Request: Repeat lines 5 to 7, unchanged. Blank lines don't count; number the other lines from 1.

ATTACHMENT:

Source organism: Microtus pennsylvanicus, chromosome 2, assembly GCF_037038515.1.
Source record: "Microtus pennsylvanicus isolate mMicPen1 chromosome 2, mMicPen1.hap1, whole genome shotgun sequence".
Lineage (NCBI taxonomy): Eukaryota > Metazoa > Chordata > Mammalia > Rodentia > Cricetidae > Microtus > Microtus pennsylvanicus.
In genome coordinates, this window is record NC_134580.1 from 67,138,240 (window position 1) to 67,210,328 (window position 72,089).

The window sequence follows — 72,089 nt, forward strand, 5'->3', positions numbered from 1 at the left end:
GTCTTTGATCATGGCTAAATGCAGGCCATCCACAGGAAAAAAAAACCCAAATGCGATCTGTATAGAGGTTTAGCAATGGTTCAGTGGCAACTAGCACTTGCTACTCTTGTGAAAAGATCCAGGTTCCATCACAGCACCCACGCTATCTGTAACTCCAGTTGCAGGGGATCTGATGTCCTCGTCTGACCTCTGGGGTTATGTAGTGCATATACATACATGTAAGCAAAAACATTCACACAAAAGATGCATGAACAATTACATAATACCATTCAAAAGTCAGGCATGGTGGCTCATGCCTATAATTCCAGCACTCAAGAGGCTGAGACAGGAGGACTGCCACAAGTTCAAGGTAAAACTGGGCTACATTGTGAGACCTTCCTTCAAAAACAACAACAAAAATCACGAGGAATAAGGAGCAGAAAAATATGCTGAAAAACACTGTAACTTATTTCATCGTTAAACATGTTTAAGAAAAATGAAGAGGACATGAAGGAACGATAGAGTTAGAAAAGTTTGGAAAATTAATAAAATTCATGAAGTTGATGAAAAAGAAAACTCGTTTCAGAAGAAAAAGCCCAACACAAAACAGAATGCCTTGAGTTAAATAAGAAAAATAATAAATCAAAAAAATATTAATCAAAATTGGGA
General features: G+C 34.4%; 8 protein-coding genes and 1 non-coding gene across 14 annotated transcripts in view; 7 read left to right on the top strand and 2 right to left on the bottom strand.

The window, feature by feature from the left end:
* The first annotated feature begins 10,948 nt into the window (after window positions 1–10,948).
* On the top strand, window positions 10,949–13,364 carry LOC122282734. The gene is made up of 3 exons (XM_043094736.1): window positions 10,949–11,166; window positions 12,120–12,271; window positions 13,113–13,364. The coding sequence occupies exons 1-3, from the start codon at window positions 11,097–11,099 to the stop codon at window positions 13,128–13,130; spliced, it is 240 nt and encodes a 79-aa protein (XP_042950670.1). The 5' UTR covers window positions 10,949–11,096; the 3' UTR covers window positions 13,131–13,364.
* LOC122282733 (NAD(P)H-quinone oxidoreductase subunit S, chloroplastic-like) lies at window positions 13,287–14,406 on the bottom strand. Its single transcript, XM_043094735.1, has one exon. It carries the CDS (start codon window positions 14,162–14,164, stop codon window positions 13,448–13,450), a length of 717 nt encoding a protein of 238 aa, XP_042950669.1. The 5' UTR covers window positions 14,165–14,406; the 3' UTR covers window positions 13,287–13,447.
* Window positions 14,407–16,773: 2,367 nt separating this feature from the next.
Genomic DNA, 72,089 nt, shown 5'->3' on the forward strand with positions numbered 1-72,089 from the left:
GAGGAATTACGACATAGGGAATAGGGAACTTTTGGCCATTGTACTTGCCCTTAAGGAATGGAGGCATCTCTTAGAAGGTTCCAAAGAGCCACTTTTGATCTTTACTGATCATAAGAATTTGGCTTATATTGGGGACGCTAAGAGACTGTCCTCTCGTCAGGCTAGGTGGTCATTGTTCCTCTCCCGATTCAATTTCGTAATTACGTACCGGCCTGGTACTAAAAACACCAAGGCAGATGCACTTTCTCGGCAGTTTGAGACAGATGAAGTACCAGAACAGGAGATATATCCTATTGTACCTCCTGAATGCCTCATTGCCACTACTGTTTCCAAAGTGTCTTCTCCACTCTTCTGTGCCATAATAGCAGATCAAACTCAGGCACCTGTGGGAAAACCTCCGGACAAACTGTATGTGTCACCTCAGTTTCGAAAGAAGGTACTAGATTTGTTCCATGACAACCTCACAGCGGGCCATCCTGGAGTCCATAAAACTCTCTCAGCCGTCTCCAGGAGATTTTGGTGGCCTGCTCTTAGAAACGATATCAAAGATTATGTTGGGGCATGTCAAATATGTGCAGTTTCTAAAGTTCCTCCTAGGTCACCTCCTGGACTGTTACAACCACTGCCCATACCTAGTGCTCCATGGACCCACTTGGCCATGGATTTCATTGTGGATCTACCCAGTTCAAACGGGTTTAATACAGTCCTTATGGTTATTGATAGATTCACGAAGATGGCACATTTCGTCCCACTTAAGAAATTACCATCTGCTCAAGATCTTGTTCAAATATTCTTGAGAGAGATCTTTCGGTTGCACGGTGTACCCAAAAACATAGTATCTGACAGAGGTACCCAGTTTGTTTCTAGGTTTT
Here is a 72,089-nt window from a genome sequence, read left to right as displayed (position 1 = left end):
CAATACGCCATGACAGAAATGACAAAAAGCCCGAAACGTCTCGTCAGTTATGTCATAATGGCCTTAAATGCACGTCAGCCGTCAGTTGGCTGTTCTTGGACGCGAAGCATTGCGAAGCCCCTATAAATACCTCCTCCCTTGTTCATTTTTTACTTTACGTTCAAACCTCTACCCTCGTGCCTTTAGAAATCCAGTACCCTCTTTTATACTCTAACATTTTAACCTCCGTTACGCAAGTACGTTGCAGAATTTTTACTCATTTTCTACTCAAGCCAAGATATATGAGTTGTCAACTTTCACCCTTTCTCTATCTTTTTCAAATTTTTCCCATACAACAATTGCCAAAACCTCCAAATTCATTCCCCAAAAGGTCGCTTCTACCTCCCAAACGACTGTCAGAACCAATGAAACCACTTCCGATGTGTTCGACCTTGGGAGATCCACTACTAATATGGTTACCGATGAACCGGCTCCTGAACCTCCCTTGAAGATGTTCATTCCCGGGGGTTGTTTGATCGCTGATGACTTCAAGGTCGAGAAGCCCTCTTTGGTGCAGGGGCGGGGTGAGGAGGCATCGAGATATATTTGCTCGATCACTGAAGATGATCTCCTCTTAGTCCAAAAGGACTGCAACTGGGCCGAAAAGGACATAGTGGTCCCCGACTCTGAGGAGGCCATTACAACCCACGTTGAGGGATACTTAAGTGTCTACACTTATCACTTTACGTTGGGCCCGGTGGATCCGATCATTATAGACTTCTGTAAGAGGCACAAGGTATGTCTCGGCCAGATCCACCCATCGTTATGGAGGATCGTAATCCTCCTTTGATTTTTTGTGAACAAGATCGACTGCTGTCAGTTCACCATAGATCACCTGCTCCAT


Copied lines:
The window sequence follows — 72,089 nt, forward strand, 5'->3', positions numbered from 1 at the left end:
GTCTTTGATCATGGCTAAATGCAGGCCATCCACAGGAAAAAAAAACCCAAATGCGATCTGTATAGAGGTTTAGCAATGGTTCAGTGGCAACTAGCACTTGCTACTCTTGTGAAAAGATCCAGGTTCCATCACAGCACCCACGCTATCTGTAACTCCAGTTGCAGGGGATCTGATGTCCTCGTCTGACCTCTGGGGTTATGTAGTGCATATACATACATGTAAGCAAAAACATTCACACAAAAGATGCATGAACAATTACATAATACCATTCAAAAGTCAGGCATGGTGGCTCATGCCTATAATTCCAGCACTCAAGAGGCTGAGACAGGAGGACTGCCACAAGTTCAAGGTAAAACTGGGCTACATTGTGAGACCTTCCTTCAAAAACAACAACAAAAATCACGAGGAATAAGGAGCAGAAAAATATGCTGAAAAACACTGTAACTTATTTCATCGTTAAACATGTTTAAGAAAAATGAAGAGGACATGAAGGAACGATAGAGTTAGAAAAGTTTGGAAAATTAATAAAATTCATGAAGTTGATGAAAAAGAAAACTCGTTTCAGAAGAAAAAGCCCAACACAAAACAGAATGCCTTGAGTTAAATAAGAAAAATAATAAATCAAAAAAATATTAATCAAAATTGGGA
General features: G+C 34.4%; 8 protein-coding genes and 1 non-coding gene across 14 annotated transcripts in view; 7 read left to right on the top strand and 2 right to left on the bottom strand.